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Inside a truck retrofitted for passenger transport that circulates through Santiago de Cuba

14ymedio bigger14ymedio, Havana, 12 June 2017 –Authorities have taken a firm stand with private transportation in Santiago de Cuba and have begun to demand exhaustive proof of fuel purchases from the state gas stations to verify that they are not from the black market.

“Last Friday there was a massive operation, and four drivers were detained in the Micro 9 unit,” says activist Jose Antonio Lopez Pena, who closely follows the transportation issue in the eastern province. At least one of them had to sign a warning, to which this daily had access, in which they confirm that he cannot operate as a carrier if he does not buy fuel in the state gas stations.

The warning is issued by the Ministry of Transportation and signed by Wilfredo Ramos, an official with the province’s State Traffic Unit (UTE).

The application of the rule, which was already widespread in Havana and in the west, has been extended to the eastern zone since the end of May and deeply disturbs the carriers who resort en masse to the black market to buy fuel. Most of that gasoline comes from diversions from the state sector.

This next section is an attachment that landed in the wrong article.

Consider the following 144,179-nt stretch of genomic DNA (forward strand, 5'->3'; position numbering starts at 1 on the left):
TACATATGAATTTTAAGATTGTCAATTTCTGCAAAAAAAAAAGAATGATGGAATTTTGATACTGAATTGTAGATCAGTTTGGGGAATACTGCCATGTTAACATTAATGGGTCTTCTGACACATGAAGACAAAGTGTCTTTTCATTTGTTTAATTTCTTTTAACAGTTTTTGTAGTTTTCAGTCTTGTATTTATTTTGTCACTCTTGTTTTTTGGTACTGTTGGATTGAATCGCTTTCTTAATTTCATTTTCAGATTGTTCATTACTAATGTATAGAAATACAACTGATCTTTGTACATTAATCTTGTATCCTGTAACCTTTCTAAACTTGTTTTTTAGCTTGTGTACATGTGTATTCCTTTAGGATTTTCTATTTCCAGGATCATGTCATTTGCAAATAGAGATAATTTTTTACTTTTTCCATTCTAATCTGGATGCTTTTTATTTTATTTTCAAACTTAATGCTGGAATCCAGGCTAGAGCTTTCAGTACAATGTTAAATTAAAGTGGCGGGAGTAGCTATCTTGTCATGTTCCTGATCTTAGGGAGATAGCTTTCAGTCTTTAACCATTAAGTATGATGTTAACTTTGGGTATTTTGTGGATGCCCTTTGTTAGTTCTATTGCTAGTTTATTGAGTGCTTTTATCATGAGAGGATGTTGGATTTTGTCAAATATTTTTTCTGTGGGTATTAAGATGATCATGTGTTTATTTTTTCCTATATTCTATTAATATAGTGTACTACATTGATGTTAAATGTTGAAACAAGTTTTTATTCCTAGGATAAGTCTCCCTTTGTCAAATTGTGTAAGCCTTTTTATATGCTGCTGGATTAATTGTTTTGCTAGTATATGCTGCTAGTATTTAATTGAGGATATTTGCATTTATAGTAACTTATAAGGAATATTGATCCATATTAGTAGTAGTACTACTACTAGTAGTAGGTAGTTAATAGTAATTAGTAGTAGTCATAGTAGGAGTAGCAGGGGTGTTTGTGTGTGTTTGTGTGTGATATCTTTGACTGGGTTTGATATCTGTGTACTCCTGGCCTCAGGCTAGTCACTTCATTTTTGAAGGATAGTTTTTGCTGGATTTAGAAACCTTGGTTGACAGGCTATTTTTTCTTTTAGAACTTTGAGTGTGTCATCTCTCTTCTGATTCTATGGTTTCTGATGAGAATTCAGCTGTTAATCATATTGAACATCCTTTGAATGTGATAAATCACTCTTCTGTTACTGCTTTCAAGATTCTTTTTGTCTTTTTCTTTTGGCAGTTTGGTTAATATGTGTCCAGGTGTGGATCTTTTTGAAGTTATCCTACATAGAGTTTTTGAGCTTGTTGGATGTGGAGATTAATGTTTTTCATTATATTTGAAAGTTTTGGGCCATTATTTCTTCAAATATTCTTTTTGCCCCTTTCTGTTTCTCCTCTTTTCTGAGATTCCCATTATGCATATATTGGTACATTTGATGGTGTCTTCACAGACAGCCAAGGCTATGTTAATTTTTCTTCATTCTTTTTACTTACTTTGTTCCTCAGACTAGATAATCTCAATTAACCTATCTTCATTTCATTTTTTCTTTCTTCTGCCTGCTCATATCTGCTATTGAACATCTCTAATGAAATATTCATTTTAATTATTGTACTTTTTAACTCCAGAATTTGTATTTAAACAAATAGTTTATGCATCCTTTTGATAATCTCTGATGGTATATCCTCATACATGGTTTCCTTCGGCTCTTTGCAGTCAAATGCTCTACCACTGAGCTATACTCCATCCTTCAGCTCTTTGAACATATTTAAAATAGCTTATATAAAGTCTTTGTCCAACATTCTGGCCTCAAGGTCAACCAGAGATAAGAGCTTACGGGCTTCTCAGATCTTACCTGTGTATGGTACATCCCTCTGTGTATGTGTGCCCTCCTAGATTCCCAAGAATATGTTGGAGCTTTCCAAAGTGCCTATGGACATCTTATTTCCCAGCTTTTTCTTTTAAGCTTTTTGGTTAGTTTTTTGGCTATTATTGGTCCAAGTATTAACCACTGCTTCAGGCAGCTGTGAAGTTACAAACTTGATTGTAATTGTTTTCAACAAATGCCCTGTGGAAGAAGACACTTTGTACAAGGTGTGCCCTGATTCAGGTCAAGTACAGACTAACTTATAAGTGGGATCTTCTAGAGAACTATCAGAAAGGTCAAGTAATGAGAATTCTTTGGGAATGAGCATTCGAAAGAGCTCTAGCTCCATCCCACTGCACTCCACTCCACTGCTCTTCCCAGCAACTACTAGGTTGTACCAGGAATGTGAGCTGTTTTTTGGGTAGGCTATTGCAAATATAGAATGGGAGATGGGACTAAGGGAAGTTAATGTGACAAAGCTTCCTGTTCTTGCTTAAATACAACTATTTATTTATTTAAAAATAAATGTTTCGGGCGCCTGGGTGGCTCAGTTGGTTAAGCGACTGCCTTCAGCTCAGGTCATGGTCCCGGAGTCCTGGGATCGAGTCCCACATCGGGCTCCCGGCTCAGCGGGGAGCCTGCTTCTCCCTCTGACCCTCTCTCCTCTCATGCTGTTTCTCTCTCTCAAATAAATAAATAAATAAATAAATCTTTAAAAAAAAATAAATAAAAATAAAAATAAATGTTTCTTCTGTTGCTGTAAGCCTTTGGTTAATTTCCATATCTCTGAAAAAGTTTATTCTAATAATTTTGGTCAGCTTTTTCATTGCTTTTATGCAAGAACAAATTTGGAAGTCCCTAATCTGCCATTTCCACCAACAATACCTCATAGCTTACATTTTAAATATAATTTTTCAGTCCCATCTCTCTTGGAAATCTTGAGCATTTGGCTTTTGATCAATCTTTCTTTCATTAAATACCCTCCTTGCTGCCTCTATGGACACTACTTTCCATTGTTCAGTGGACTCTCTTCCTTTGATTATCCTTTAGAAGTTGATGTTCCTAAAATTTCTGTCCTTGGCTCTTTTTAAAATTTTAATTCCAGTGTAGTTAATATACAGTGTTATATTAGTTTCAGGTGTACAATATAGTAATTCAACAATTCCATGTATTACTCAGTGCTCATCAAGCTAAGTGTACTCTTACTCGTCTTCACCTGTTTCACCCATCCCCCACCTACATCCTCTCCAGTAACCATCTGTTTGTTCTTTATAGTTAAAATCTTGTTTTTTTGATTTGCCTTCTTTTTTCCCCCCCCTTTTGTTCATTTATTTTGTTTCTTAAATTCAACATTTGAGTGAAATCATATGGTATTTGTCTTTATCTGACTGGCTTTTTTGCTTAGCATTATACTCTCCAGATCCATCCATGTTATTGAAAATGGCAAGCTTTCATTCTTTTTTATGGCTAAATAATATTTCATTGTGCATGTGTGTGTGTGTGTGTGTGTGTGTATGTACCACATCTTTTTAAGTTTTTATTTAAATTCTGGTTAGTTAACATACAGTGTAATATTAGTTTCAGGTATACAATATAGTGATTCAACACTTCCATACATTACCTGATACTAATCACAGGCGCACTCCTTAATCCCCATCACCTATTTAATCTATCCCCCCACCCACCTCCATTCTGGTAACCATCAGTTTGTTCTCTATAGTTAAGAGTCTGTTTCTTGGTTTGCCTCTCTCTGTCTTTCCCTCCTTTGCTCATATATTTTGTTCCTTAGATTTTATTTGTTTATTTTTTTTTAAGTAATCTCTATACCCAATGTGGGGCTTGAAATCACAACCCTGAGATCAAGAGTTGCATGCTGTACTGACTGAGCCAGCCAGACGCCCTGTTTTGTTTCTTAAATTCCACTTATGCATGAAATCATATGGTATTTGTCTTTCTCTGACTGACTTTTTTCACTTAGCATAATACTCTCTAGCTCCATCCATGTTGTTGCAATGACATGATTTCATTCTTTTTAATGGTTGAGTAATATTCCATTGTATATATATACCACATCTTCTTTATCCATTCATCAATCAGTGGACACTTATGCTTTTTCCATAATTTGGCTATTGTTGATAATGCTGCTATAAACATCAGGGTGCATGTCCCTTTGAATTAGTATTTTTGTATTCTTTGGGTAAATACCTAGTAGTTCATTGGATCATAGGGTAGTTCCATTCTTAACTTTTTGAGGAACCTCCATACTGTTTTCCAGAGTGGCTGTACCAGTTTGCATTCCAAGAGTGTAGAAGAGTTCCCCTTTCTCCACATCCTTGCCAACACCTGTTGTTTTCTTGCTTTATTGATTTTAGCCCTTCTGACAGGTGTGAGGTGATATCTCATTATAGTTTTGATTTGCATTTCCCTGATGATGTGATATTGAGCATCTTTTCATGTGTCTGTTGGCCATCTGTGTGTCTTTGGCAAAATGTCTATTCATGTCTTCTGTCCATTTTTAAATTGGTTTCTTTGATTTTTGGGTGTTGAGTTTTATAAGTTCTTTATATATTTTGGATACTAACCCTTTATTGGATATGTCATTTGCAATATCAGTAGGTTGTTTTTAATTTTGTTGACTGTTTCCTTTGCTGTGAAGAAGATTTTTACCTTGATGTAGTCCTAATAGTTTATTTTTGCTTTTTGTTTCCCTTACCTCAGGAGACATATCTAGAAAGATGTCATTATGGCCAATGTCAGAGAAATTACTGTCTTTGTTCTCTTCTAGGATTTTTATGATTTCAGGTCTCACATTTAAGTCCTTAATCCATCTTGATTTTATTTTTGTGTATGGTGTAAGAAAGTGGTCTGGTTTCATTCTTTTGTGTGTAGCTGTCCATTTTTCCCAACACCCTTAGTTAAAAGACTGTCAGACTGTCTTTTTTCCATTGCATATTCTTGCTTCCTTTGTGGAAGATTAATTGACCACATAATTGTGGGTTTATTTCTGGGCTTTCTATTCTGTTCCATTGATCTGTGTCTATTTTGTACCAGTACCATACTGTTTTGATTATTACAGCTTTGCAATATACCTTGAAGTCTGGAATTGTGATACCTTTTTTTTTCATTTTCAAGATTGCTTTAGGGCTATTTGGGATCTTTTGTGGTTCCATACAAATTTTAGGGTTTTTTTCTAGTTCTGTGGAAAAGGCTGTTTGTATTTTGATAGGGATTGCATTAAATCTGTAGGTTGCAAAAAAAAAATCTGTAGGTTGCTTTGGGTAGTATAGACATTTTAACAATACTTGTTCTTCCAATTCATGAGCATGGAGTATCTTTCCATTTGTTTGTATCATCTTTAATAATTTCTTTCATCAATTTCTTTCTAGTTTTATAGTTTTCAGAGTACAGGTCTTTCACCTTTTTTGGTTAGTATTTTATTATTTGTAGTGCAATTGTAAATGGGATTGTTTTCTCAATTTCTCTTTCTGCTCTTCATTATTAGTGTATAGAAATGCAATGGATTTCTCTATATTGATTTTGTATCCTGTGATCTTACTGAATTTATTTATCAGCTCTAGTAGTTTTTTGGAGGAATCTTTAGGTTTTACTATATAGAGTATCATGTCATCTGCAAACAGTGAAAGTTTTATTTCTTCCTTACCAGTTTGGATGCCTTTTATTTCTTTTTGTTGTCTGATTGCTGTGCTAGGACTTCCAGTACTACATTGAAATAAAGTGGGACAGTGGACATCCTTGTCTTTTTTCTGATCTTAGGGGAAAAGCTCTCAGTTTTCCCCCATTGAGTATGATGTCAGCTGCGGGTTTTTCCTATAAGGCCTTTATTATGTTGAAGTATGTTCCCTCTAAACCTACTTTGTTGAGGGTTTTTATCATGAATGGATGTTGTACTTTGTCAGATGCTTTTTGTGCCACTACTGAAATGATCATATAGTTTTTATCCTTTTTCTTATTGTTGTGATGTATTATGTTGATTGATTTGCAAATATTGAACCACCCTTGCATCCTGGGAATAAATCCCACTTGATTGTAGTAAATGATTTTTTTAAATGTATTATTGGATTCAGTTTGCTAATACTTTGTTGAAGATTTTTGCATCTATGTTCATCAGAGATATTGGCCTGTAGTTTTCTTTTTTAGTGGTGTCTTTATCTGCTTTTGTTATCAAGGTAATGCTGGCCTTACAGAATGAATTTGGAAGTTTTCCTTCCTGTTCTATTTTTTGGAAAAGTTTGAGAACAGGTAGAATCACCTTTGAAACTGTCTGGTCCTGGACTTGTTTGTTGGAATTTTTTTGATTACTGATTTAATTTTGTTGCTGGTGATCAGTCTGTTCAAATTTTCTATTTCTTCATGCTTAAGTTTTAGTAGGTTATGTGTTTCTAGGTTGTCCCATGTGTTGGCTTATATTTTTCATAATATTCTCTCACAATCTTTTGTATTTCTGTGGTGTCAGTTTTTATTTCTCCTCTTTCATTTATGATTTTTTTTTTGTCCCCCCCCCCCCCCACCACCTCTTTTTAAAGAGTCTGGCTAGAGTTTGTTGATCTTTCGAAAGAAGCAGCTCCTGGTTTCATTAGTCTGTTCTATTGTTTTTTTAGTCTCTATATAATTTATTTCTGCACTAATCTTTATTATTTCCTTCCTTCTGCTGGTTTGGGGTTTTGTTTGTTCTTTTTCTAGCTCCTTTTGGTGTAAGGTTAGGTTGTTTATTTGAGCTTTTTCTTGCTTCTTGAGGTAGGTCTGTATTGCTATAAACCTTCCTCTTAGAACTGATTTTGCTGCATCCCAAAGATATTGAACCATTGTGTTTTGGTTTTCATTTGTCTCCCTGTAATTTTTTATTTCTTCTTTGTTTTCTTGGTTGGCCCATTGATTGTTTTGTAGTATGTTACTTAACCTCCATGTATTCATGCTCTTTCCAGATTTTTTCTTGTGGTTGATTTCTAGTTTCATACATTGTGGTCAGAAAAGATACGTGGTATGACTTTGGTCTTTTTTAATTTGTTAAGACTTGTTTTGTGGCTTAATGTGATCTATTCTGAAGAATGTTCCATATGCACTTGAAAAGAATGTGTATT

“The police and inspectors know that we can’t make a living if we buy oil and gasoline from the State,” explains Ramon, who drives an old truck from the middle of the last century to make the route between several Santiago municipalities.

Warning which confirms a private carrier cannot act as a driver if he does not buy fuel in the service centers.

The private carriers complain about the large sums of money they spend on licenses, taxes and vehicle repairs, so they try to make money by acquiring fuel on the black market at a lower price than the official rate.

During recent months instability in the petroleum supply from Venezuela caused significant cuts in distribution within the state sector. This situation triggered the price of the product in the informal market which is fed by diversions from businesses, entities and personal allotment that is given to some professionals like doctors.

From eight Cuban pesos (CUPs) per liter, petroleum suddenly rose to 15 on the so-called black market, while in the state service centers the equivalent is sold for 24 CUPs per liter (roughly 1$ US, or about $4 a gallon).

The government has responded by setting prices for private transportation in some places like Havana and also started a cooperative that tries to compete with individuals. However, the vintage taxis and trucks managed by the self-employed continue to be one of the most popular forms of transportation among the municipalities and provinces.

The carriers guild is quite big in the country but lacks its own union which could press for an improvement in work conditions. More than 80% of self-employed workers, according to official data, belong to the official Workers Center of Cuba.

Translated by Mary Lou Keel


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